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In academia you have to have publications. For a career in academia, journal articles and books are the essential prerequisite (but not a guarantee for success). In principle there's nothing wrong with that requirement because it really is important to put one's research out there and demonstrate one's knowledge of literature, research standards and methodology. 


However, the world of publishing does not stand free from problems. Who gets published where, what gets published, in what language must one publish to be "relevant", who gets to read what is being published (most academic journals require institutional access to get past the expensive pay wall). These issues are all impacted by structural sexism, racism, ableism and institutionalised inequalities.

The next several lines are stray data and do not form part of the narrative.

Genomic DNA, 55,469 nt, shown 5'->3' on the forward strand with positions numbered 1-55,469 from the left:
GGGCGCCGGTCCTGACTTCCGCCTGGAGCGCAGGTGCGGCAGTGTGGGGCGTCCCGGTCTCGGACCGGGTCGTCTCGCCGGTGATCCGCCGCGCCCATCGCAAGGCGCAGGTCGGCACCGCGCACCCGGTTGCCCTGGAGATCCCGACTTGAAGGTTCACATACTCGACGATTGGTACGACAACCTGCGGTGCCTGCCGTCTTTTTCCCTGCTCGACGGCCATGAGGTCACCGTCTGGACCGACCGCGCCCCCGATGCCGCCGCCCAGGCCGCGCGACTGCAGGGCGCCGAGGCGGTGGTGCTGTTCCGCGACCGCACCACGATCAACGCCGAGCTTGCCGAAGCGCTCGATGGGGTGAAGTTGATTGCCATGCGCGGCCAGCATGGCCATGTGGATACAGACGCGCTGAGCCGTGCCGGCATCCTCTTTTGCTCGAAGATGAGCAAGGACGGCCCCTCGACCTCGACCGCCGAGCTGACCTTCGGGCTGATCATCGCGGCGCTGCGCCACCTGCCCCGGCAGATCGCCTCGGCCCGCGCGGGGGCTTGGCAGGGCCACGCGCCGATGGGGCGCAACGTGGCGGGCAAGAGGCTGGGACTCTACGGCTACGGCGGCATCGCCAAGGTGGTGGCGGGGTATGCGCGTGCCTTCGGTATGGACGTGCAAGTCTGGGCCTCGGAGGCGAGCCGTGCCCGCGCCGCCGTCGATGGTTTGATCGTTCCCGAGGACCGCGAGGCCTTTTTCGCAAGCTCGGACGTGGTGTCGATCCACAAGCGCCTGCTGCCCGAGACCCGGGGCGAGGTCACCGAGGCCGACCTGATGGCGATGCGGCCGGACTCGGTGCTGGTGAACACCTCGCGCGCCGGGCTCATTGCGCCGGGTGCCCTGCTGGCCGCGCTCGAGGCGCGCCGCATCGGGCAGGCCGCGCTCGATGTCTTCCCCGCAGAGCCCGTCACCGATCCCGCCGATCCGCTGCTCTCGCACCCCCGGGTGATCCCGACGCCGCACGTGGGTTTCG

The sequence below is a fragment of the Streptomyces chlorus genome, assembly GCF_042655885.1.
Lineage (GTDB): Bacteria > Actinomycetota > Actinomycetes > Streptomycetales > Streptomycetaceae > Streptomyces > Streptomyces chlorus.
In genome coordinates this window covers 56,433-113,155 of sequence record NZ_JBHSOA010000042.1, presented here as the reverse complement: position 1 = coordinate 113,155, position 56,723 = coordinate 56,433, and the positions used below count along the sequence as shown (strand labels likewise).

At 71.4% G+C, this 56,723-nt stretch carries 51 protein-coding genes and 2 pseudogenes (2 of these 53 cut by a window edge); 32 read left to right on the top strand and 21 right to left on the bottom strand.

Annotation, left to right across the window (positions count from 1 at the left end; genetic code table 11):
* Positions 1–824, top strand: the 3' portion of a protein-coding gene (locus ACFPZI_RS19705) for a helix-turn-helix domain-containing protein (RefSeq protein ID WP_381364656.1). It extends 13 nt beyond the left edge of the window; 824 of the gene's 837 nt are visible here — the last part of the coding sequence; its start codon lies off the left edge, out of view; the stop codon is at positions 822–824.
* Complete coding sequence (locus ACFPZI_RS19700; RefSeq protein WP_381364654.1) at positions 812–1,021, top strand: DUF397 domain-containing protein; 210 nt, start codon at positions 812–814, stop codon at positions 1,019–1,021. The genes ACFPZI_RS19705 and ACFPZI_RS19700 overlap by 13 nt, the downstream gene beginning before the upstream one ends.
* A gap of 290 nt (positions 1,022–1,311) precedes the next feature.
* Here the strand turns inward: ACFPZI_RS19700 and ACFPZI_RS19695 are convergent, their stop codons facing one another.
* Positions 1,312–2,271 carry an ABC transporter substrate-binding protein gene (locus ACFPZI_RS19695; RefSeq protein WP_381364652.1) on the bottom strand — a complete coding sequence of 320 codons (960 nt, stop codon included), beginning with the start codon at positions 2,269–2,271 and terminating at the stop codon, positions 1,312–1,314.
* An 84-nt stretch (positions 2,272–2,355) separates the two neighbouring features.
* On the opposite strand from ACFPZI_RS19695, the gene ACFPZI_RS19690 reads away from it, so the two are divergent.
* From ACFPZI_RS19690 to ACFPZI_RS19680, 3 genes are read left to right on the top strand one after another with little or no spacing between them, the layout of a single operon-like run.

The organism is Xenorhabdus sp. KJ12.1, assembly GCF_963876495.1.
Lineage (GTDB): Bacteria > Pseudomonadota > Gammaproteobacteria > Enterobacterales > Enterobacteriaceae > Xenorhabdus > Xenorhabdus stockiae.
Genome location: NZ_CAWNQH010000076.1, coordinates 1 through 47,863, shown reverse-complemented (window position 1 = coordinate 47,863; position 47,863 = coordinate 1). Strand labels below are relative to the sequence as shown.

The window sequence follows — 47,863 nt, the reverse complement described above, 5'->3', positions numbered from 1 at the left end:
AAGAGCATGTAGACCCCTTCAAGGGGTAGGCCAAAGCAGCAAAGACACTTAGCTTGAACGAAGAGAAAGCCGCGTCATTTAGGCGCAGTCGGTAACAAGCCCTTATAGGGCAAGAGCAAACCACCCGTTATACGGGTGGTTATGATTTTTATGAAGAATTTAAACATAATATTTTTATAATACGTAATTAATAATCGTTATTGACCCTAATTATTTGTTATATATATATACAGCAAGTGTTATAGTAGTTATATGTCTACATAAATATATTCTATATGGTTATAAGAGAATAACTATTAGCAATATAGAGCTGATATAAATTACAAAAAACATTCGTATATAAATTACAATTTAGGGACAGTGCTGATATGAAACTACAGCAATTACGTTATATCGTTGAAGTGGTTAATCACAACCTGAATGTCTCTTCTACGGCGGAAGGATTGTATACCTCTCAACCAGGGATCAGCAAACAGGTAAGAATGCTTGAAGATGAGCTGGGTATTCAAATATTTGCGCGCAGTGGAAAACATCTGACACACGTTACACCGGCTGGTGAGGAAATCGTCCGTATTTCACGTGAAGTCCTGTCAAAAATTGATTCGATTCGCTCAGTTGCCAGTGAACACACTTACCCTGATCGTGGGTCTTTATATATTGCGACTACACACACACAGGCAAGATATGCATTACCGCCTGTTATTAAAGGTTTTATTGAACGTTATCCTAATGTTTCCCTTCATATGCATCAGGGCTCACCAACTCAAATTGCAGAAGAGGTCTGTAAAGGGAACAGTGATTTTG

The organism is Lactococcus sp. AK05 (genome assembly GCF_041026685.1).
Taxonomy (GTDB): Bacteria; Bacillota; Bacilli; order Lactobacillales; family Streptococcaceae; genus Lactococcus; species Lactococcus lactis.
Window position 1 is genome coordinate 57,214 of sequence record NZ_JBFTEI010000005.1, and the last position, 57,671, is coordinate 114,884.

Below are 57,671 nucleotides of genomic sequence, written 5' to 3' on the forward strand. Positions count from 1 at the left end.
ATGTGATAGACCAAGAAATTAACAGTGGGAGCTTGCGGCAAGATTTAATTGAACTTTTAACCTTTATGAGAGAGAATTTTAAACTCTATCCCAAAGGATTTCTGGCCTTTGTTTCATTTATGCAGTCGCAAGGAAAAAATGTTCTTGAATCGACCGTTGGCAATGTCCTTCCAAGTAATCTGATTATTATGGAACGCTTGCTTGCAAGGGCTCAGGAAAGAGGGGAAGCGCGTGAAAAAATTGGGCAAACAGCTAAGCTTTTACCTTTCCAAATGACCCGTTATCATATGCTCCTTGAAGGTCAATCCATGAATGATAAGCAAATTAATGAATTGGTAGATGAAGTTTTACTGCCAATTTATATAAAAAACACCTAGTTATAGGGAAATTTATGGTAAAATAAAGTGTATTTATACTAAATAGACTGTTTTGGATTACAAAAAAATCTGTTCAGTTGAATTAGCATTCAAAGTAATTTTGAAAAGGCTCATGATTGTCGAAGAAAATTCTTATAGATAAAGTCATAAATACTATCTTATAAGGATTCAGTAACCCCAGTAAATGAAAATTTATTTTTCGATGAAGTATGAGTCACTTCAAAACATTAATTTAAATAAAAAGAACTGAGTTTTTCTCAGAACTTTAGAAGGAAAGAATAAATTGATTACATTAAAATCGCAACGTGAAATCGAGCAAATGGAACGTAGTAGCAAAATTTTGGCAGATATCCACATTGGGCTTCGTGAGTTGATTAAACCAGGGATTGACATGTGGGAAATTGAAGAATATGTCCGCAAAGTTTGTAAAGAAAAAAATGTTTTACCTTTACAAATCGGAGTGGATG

Furthermore, our usual neat lists of publications leave half of the story out - the difficult writing processes, the hours one puts into editing, the rejections, the feedback. The backlash. 

Here's my list - it ranges from peer-reviewed journal articles to blog posts, from English to Estonian. The back stories entail rejections, hate mail, but also excitement, wonderful collaborations, change. 


  • First edited collection on human rights in Estonian language "Inimõigused" (, Editor-in-Chief 


See the press release: 






  • “Seksuaalne orientatsioon heteronormatiivses inimõiguste süsteemis [Sexual Orientation in the Hetero-normative Human Rights Law Regime]”, Riigikogu Toimetised [Estonian National  Parliament Publications], No. 28 


  • “Riigikogu kodu- ja töökorra seadus, kommenteeritud väljaanne” [A Commentary on the Estonian Parliament’s Procedure Act], Co-editor 

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